School of English Literature, Language and Linguistics

Staff Profile

Dr Joseph Hone

Academic Track Fellow in English Literature

Background

Background

I am an Academic Track (NUAcT) Fellow in the School of English Literature, Language and Linguistics at Newcastle University. Specialising in the political writing of the seventeenth and eighteenth centuries, I received my doctorate from the University of Oxford in 2015, following which I was appointed to the Lumley Fellowship in the Humanities at Magdalene College, Cambridge. Since 2014 I have held visiting fellowships at Harvard, Yale, and at the Institute of English Studies in London. My first book, Literature and Party Politics at the Accession of Queen Anne (2017), was shortlisted for the 2019 University English Book Prize. My second book, The Paper Chase (2020), investigates a three-hundred year old mystery involving an anonymous sectarian pamphlet, a masked woman, a down-on-his-luck printer, and a plot to overthrow the government. My next book, Alexander Pope in the Making, will be published by Oxford University Press in 2021.

My research focuses on the communication of political ideas during the period known at the 'Enlightenment', although I also have longstanding interests in poetry, intellectual history, book history, and bibliography from the early modern period up to the present day. Methodologically, I am committed to the sort of archival scholarship that straddles the traditional disciplinary border between literary studies and history. In particular, I have become interested in the clandestine trade in secret and illicit books during this eighteenth century, a period which is conventionally associated with the opening up of political debate and the rise of a public sphere. These themes have been partially addressed in all my books. A more ambitious attempt to grapple with those questions forms the core of my current scholarly project, a monograph entitled Secret Print in Enlightenment England. My next project, arising from my work on the underground press, is a study of book forgery from the early modern period to the present day.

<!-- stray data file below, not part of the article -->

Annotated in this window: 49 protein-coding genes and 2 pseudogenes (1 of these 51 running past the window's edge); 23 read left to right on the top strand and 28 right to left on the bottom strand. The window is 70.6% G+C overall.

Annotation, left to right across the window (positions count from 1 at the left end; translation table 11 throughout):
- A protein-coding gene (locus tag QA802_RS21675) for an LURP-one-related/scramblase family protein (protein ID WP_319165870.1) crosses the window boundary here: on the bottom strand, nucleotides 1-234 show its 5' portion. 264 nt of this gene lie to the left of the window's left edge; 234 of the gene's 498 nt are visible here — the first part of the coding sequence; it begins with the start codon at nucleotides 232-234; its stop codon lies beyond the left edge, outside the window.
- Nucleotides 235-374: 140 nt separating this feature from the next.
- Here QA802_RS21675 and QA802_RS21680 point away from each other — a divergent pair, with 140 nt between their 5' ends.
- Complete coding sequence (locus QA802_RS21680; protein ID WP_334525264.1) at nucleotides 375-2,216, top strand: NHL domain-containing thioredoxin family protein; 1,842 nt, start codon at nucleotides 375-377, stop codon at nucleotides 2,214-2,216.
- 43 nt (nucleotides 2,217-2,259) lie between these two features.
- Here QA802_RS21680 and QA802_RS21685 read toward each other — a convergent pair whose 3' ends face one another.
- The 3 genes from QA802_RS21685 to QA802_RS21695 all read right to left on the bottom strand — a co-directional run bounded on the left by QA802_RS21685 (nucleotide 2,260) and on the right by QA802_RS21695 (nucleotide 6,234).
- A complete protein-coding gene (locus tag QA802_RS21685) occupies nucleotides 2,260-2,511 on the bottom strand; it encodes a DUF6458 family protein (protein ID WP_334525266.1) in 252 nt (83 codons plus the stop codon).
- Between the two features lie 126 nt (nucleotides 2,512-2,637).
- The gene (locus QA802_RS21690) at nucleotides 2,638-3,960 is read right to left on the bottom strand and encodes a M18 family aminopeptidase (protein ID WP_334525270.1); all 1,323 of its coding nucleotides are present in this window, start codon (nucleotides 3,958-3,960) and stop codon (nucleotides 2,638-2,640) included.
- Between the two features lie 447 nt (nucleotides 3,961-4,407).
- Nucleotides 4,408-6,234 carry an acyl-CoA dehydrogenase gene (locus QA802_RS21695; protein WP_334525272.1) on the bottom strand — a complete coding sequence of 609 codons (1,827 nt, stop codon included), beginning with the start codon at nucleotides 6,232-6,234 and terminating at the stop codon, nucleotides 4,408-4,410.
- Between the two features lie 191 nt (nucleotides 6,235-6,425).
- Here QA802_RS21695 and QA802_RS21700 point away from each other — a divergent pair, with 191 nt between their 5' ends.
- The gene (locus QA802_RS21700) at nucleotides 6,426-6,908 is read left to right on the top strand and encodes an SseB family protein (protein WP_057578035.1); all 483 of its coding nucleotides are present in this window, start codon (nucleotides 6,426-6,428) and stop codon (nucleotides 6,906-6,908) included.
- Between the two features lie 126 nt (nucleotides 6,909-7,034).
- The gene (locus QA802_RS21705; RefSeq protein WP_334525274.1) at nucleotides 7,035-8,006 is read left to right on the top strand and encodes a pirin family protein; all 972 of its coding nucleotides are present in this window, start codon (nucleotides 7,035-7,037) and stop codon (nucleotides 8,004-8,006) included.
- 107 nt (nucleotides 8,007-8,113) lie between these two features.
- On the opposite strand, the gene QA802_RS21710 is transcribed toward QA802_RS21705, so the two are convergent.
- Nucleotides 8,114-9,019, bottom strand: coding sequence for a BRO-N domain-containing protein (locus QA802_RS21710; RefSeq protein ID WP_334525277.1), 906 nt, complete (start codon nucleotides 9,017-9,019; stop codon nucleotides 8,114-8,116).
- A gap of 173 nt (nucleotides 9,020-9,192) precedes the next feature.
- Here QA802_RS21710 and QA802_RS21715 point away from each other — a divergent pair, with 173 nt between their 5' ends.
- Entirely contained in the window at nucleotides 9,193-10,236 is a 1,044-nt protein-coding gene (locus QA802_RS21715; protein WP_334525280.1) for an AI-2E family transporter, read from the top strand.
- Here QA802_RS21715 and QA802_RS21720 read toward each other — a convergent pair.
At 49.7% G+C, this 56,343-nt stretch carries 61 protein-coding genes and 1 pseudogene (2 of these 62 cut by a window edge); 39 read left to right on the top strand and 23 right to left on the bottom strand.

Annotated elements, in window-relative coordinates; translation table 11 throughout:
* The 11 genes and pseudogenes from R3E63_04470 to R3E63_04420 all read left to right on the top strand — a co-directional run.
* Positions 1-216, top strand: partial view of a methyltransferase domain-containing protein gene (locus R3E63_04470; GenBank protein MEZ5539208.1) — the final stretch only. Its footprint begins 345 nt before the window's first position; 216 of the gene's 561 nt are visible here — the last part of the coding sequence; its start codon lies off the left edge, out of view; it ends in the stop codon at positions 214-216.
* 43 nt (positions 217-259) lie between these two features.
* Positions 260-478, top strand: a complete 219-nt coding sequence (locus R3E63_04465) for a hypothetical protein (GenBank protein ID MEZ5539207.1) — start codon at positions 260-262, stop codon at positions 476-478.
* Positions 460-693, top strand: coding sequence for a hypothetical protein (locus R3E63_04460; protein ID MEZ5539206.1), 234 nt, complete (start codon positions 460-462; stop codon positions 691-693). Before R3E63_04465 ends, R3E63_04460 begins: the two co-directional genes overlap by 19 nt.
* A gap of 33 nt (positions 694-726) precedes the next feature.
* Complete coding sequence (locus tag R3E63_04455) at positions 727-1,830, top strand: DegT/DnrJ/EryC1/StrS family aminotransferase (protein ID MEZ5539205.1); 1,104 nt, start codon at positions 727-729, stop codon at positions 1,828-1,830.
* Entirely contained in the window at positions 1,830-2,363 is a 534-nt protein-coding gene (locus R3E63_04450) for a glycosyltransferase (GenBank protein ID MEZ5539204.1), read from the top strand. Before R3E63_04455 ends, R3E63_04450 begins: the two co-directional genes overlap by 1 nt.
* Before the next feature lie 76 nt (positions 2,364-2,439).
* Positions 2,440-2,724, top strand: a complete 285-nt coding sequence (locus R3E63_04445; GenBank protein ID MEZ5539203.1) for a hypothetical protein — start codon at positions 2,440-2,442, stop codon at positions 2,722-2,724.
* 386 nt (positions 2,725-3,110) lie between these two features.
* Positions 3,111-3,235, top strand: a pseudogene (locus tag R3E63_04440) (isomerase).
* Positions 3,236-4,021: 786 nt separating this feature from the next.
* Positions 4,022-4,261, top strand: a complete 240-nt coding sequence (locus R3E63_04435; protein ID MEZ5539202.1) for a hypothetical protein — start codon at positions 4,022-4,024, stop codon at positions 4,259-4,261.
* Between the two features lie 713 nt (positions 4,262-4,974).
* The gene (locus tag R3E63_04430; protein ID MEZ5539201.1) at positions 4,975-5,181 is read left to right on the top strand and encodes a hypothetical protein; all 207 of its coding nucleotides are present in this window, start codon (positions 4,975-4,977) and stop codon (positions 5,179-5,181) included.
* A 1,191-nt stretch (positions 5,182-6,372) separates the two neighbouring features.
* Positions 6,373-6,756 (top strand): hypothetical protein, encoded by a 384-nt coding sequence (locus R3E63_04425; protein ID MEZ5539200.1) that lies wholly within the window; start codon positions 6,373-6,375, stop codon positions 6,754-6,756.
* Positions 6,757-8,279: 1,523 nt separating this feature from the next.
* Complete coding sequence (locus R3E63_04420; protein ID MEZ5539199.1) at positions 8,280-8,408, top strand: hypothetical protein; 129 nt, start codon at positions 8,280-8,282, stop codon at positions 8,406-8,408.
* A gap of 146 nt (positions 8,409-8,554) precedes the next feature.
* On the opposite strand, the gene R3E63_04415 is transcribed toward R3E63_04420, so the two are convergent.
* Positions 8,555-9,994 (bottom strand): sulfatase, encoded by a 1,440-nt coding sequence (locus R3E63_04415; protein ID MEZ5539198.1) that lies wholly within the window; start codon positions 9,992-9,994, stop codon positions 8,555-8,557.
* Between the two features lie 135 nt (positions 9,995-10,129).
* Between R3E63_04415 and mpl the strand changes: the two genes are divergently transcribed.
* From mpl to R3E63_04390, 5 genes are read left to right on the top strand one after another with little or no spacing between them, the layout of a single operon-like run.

I enjoy communicating my research beyond the academy. In previous roles I have organised workshops with the Historical Association, the Bodleian Libraries, and the Shakespeare Birthplace Trust. Recently I have been interviewed and consulted on programmes for the BBC and Sky Arts. 

Qualifications

MA (Oxon); MA (Exon); DPhil (Oxon)

Previous Positions

Lumley Fellow in the Humanities, Magdalene College, University of Cambridge; Impact Manager, University of Exeter; Retained Lecturer in English Literature, Jesus College, University of Oxford

Visiting Positions

Visiting Research Fellow, Institute of English Studies, University of London; James M. Osborn Fellow in English Literature and History, Beinecke Library, Yale University; Katharine F. Pantzer Jr. Fellow in Descriptive Bibliography, Houghton Library, Harvard University

Research

Current Research

I am currently engaged in three major projects. (1) An iconoclastic study of clandestine printing and the underground book trade that will challenge our current understanding of eighteenth-century politics and culture. (2) A scholarly edition of Pope's early poems for volumes one and two of The Oxford Edition of the Writings of Alexander Pope, and a monograph drawing on this research, Alexander Pope in the Making. (3) An edited collection of essays on Jonathan Swift in Context, for Cambridge University Press. Future projects include a history of book forgery from the early modern period to the present day.

Postgraduate Supervision

My own work straddles literary studies, political thought, bibliography, and intellectual history, so I particularly welcome applications from postgraduate research students who wish to explore areas across those disciplines. My research on Pope, Swift, and literary culture during the Stuart and Hanoverian periods means I am also interested in supervising topics that bridge the seventeenth and eighteenth centuries.

Teaching

Undergraduate

SEL2202: Writing New Worlds, 1660-1800

Publications